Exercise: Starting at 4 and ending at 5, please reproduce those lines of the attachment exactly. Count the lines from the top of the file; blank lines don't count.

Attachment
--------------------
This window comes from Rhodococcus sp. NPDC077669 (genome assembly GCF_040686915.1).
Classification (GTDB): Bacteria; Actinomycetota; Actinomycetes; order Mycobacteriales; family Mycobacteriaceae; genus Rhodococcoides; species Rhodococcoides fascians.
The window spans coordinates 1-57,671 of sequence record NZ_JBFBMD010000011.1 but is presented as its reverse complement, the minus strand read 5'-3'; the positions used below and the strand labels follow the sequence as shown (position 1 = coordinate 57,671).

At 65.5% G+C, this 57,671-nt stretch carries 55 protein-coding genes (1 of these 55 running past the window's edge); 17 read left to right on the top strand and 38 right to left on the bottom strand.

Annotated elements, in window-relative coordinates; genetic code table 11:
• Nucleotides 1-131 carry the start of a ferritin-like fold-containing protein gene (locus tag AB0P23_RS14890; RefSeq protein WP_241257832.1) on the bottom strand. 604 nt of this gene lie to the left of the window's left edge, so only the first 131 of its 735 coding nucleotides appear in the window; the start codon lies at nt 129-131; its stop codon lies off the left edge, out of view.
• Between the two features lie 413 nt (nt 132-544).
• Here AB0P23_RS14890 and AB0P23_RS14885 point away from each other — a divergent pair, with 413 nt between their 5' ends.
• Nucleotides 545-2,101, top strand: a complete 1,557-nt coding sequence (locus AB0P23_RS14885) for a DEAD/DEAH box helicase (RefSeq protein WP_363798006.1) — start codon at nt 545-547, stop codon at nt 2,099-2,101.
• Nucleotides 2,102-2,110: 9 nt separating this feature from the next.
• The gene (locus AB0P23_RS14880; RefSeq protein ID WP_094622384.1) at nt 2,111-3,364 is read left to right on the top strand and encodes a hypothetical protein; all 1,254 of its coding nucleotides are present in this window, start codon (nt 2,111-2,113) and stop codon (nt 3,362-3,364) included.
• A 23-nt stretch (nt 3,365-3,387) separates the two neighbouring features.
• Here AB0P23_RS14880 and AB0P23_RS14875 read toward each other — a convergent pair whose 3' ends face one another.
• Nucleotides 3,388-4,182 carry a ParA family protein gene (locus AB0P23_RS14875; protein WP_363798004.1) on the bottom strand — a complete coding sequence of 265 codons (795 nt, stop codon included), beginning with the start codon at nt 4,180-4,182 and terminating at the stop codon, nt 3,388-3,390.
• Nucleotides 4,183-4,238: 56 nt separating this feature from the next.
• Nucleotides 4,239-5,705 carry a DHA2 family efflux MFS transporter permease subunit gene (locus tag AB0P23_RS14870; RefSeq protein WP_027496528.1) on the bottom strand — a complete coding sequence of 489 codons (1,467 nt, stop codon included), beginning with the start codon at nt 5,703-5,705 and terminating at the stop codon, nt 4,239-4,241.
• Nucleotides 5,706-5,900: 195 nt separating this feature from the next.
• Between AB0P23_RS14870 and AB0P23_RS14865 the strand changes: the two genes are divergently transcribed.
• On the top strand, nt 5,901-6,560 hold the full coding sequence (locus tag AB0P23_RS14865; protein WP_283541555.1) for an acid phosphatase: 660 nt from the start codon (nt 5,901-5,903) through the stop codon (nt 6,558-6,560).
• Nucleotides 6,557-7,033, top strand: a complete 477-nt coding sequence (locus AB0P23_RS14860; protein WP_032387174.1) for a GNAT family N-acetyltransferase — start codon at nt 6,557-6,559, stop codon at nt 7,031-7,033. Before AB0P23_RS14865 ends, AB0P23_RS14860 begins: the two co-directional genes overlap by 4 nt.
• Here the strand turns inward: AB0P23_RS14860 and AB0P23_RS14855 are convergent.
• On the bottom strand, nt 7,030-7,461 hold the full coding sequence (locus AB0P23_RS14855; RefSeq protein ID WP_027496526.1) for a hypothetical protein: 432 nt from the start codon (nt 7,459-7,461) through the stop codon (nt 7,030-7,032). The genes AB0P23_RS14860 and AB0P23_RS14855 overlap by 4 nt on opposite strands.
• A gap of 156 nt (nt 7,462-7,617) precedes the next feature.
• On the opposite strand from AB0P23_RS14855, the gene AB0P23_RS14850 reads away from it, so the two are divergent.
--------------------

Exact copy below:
At 65.5% G+C, this 57,671-nt stretch carries 55 protein-coding genes (1 of these 55 running past the window's edge); 17 read left to right on the top strand and 38 right to left on the bottom strand.

Annotated elements, in window-relative coordinates; genetic code table 11: